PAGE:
Requiem for a Column: The Healthy Skeptic
After nearly six years, the Los Angeles Times has dropped my Healthy Skeptic column. I'm not surprised. I'm just amazed-and grateful-that it lasted so long.
The column-freelanced from my home in Billings, Montana-took a scientific look at brand-name health products, often with unflattering results. At a time when newspapers are hemorrhaging ad revenue, taking a critical look at Nestle or Swanson Vitamins probably wasn't a solid business move. But my editor Rosie Mestel supported me from the very start, and we plowed ahead, through good products and bad.
The approach was simple. I would find a health product that made bold or interesting claims. No shortage of those. Then I would interview at least two independent experts who could shed light on those claims. When possible, I'd also check the medical literature. (Some products-ionic foot baths for one-were too goofy to have much presence on Medline.) I would also try to get comments from someone at the company, an often frustrating pursuit.
Some products easily passed the plausibility test. Probiotics really can prevent diarrhea, vitamins really can protect against macular degeneration, and a toothpaste containing a cocoa extract may really help strengthen teeth and prevent cavities.
But others never did show much promise. Experts laughed when I asked if pendants could shield against radiation or if Kinoki foot pads could really suck toxins through the soles of the feet. Detoxifying infrared saunas, electric ab belts, homeopathic cold remedies-lots of products never really got off the runway of reason.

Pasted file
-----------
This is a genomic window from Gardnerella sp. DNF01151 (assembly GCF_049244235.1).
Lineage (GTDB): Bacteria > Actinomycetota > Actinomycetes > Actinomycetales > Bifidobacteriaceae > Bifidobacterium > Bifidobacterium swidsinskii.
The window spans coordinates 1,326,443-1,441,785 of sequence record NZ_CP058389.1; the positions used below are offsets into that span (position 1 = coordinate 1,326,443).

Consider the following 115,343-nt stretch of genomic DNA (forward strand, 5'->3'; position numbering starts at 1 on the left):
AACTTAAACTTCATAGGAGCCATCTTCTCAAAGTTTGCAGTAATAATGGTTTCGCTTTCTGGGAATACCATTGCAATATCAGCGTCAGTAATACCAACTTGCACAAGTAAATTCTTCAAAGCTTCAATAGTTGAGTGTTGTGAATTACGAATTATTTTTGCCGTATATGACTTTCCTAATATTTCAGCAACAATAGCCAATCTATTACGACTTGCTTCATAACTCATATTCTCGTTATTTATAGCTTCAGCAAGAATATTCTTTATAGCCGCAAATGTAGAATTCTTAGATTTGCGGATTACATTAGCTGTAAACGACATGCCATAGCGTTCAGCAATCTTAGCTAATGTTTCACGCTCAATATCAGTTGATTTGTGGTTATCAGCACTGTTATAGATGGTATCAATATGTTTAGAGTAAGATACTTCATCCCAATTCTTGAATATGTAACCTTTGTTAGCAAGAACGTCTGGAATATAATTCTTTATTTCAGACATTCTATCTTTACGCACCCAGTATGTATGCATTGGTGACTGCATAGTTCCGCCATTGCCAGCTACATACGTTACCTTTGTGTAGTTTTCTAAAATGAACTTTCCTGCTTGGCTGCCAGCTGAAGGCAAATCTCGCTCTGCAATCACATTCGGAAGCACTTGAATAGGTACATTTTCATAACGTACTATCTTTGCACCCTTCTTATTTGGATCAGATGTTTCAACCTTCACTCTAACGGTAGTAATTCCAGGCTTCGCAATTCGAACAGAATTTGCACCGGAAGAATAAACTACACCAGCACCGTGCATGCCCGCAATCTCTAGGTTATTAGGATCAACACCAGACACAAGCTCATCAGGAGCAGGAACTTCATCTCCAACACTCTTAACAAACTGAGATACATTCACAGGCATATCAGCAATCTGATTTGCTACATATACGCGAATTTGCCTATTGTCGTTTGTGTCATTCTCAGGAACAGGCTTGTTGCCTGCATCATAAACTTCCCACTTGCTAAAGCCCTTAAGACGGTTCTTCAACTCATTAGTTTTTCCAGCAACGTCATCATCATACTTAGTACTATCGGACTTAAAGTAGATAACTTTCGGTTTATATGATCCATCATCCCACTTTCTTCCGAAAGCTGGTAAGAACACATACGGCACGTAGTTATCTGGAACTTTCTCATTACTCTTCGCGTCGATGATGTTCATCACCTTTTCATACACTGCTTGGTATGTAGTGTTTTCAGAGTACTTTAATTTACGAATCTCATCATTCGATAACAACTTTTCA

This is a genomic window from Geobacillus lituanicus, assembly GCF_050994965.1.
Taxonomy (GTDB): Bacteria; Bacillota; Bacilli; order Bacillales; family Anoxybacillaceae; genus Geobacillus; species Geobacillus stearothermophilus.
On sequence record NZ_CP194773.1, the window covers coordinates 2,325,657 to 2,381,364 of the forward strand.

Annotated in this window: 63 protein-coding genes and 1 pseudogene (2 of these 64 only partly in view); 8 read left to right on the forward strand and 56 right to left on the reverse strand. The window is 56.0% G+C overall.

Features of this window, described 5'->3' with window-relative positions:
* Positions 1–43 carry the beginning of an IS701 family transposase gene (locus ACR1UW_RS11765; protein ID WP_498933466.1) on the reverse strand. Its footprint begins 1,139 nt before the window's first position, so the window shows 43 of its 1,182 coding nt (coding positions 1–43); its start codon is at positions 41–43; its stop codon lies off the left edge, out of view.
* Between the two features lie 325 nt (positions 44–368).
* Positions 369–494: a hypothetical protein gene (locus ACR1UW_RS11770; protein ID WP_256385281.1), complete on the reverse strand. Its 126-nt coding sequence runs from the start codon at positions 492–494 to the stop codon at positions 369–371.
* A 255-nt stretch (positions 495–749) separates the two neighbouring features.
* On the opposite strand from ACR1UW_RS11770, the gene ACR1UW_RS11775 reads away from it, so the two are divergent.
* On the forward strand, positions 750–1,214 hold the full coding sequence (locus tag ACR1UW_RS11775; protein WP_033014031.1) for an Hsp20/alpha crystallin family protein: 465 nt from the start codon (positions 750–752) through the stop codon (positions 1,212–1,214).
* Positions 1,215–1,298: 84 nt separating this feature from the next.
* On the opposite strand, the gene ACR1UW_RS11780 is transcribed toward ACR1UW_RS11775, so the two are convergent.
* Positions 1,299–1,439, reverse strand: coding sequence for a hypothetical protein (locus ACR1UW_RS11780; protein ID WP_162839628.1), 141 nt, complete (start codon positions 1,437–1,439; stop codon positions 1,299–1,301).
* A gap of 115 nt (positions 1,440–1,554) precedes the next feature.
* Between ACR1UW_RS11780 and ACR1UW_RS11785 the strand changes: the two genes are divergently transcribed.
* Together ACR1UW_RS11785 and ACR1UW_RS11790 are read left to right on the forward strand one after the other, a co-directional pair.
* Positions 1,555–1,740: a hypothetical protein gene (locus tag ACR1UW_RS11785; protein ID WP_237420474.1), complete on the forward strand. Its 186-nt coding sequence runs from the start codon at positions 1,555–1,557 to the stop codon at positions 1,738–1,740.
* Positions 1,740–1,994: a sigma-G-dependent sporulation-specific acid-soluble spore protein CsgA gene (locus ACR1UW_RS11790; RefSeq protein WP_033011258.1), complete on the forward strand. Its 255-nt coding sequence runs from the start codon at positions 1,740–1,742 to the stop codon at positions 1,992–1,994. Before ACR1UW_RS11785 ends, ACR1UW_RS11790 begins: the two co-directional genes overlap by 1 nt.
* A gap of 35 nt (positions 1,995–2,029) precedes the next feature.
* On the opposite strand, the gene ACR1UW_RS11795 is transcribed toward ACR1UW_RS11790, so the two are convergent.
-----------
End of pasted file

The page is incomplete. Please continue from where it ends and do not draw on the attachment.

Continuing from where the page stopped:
Oh, I got feedback: Companies complained about "hatchet jobs" and "hit pieces." But my editor Rosie always had my back. Here's part of her response to a disgruntled skin care company: "Neither Chris nor the L.A. Times Health staff would have an interest in suppressing data so they could slam a product. We are actually interested in learning what products make sense to buy and which do not, and some of the products get favorable reviews. The name of the column-Healthy Skeptic-pretty much sums up its purpose, which is to approach consumer health claims with healthy skepticism, not credulousness on the one hand nor out-of-hand dismissal on the other." How great is that?
I also heard from some readers who questioned my approach. Why didn't I personally try more of the products or at least interview real customers? In fact, I did test-drive a few products. I really did wear a Kinoki foot pad overnight, I worked out (briefly) with a Shake Weight and, in one of my favorite columns, I wore a human pheromone, designed to attract the opposite sex, with thoroughly disappointing results.
As I told one reader, the Healthy Skeptic tried to take a scientific view, and a one-person test isn't scientific. I didn't have the resources to set up double-blind trials. But I think I was still able to find information that readers could really use, information that often wasn't available anywhere else. When expert opinion and the medical literature suggest that a product is making false promises-that's something worth knowing.
Ultimately, the column became a casualty of a newspaper reorganization. Such things happen. I want to thank Rosie-and later Karen Kaplan- for such excellent guidance and support. Thanks also to Gary Schwitzer and the other folks at HealthNewsReview.org for paying attention. And thanks to the many experts for their insights, opinions and yes, some good laughs.
Bogus health products can be funny-assuming everyone is in on the joke. But when people don't have enough information to protect themselves, worthless pills and gadgets can be truly dangerous. Although the column is gone, healthy skepticism is as important as ever.